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John Jay Professors Accused of Selling Drugs, Rape and Prostituting Students

A criminal investigation has been opened to look into accusations against multiple John Jay College faculty members made by two female students.

John Jay Professors Accused of Selling Drugs, Rape and Prostituting Students

"They were incredibly rude and victim-degrading. They re-traumatized us by making us relive all sorts of traumatic experiences,” Cojocaru said.

Authorities are investigating serious allegations brought against several longtime professors in the sociology and anthropology departments at the John Jay College of Criminal Justice in Manhattan.

Their alleged crimes date back to 2014 and include selling and using drugs on campus, rape, and attempting to compel women into prostitution.

They frequented one of the school’s buildings that they called “the Swamp,” with women to use drugs and have sex, reports the NY Post.

John Jay is known for providing training programs for current members of the FDNY and educating future cops. Two weeks ago, President Karol Mason, sent out an email to students and staff about the situation.

“Upon receiving complaints alleging inappropriate conduct by certain faculty members, we launched an investigation in the matter and have engaged an outside investigator to assist,” Mason wrote.

The New York State inspector general and the Manhattan district attorney are leading the investigation, according to the New York Times.

Four John Jay Professors Have Been Named in the Women’s Complaints

Among the accused are Leonardo Dominguez, Ric Curtis, Anthony Marcus and Barry Spunt, officials confirmed, however, more has been said to be involved.

Spunt, 70, is an associate sociology professor and former chair of the department. His lawyer, Carmen Jack Giordano says, “Professor Spunt is completely innocent, and it’s a shame how people with hidden agendas and nefarious intentions can manipulate the system and the public in the name of #MeToo.”

The lawyers of the other three professors who have been named have also denied all accusations.

A formal complaint had been filed against Spunt by Claudia Cojocaru, one of the two accusers in this case. Cojocaru, a thirty-nine-year-old adjunct professor at John Jay, says she was inappropriately groped by Spunt.

She also wrote in her complaint that he “constantly boasted about having sex with students in exchange for grades, and suggested to my partner and I to have sex in his office.”

The second accuser, 24-year-old Naomi Haber, alleged that Marcus, former chair of the anthropology department, violently raped her at an academic conference in 2015.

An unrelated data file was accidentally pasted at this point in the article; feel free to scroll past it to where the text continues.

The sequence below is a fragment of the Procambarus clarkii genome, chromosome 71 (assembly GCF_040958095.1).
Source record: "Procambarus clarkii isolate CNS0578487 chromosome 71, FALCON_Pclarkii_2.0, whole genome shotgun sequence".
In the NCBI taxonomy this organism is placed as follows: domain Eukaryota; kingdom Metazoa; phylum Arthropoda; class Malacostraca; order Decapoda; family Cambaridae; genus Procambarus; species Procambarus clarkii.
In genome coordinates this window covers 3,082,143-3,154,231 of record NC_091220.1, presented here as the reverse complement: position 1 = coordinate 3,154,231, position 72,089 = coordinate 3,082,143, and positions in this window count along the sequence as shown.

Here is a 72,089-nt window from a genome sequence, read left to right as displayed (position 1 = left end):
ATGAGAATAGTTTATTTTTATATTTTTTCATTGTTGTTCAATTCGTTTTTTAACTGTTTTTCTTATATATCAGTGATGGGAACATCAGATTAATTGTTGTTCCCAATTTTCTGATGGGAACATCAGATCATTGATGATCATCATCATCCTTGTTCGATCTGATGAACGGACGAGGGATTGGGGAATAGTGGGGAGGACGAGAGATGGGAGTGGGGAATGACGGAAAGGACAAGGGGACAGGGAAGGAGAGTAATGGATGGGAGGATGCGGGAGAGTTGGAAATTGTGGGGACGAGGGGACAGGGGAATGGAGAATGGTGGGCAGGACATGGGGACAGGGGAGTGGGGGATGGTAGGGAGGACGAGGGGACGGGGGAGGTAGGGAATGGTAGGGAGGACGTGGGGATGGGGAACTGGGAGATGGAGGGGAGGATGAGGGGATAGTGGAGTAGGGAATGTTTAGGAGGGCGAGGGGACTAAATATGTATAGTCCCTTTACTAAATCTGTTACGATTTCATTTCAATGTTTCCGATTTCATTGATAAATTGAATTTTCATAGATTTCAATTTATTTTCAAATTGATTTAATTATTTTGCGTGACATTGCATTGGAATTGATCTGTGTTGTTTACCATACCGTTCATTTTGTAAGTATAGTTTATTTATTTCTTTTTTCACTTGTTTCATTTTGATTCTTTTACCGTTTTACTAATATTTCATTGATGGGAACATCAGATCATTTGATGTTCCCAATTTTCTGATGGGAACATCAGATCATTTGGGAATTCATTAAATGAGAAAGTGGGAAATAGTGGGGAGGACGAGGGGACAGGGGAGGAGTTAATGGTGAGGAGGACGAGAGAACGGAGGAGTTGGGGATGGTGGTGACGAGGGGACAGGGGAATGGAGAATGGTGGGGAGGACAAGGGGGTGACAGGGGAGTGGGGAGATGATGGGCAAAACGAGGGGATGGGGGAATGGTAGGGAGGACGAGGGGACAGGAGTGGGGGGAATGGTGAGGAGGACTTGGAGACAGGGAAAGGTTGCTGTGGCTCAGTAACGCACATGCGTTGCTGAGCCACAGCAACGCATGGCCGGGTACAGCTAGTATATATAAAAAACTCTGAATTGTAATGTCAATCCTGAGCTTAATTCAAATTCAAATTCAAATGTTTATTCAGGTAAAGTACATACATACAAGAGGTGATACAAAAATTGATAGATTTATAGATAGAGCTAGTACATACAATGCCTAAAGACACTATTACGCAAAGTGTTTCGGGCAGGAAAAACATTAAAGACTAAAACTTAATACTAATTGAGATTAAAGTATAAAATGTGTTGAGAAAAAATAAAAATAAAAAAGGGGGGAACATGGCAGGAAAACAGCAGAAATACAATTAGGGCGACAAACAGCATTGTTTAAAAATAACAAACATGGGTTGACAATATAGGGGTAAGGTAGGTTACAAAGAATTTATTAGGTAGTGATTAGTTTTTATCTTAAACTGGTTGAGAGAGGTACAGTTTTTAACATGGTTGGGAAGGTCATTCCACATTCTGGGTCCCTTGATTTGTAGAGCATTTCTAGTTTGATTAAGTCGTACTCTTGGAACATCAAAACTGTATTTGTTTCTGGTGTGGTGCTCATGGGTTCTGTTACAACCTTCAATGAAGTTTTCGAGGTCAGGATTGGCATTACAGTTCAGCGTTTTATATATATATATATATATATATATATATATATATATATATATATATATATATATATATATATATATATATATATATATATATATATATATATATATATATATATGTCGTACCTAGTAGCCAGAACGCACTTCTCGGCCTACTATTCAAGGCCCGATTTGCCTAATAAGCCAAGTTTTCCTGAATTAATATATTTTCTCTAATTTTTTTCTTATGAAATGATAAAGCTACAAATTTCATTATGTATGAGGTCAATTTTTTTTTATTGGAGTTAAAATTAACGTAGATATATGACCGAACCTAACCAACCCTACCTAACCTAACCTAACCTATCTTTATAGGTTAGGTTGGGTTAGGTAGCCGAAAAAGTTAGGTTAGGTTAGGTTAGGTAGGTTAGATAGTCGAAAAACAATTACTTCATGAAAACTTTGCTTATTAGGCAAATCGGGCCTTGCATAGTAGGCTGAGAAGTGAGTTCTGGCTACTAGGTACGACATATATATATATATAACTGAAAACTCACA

In her statement, she wrote, “He put his hands around my throat, choked me with both hands and forced himself inside me without warning. The only thing I could do was to go numb and detach myself from my body.”

Marcus, a 55-year-old father of two, also allegedly invited Haber to a sociology department party in 2014 and was sexually inappropriate with her in front of colleagues.

It is reported that former professor, Mike Rowan, was at the party and says he was told about the incident by another professor who saw it happen. Rowan was fired in August and believes it was because he knew too much about the scandal.

Dominguez, a 27-year-old adjunct professor, was accused by Haber for continuously trying to have sex with and harassing her.

“We’d be sitting on Ric’s couch, and [Dominguez] would try and put his hands on my legs and butt,” Haber wrote. “He would also stick his hands down my pants to see what underwear I was wearing.”

Suspects Allegedly Preyed on Vulnerable Women

Haber singled out Curtis, a 30-year anthropology professor, as the ringleader of the group. She says he introduced her to a “world of deviance” and tried encouraged her to sleep with a colleague to “entice” him to work at John Jay.

It is reported that Curtis, 64, is known for his research on drug use and has also been accused of selling drugs to students.

“Ric supplied weed to his devotees, several times a day, which made it even harder for them to leave once they had become dependent on the drugs and by extension – him,” Haber wrote in her complaint.

Cojocaru says Curtis received an email from John Jay’s provost, Jane Bowers, which warned him about nine empty beer bottles that were found in his office. Curtis forwarded the email to Cojocaru and wrote, “LOL.”

Haber believes Curtis preyed on her vulnerabilities and would seek out impressionable students. Cojucaru, who came from a troubled past, concurred with being sought out.

“I was vulnerable and alone without family or a solid network of friends,” Cojocaru said in her complaint. “Much like other women in their entourage, I believe that I was chosen because of the belief that my history of trauma would make me malleable and submissive, and if I ever ‘turned’ on these people, it would make it easier to discredit my complaints.”

Haber revealed the “toxic environment” led her to become suicidal.

“I was dead inside,” she said. “They killed me spiritually in a way.”

It is reported that both Haber and Cojocaru filed complaints under Title IX this past May. While the case is under investigation, Dominguez, Curtis, Marcus and Spunt have been placed on paid leave.

About the Author

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Katie Malafronte is Campus Safety's Web Editor. She graduated from the University of Rhode Island in 2017 with a Bachelor's Degree in Communication Studies and a minor in Writing & Rhetoric. Katie has been CS's Web Editor since 2018.

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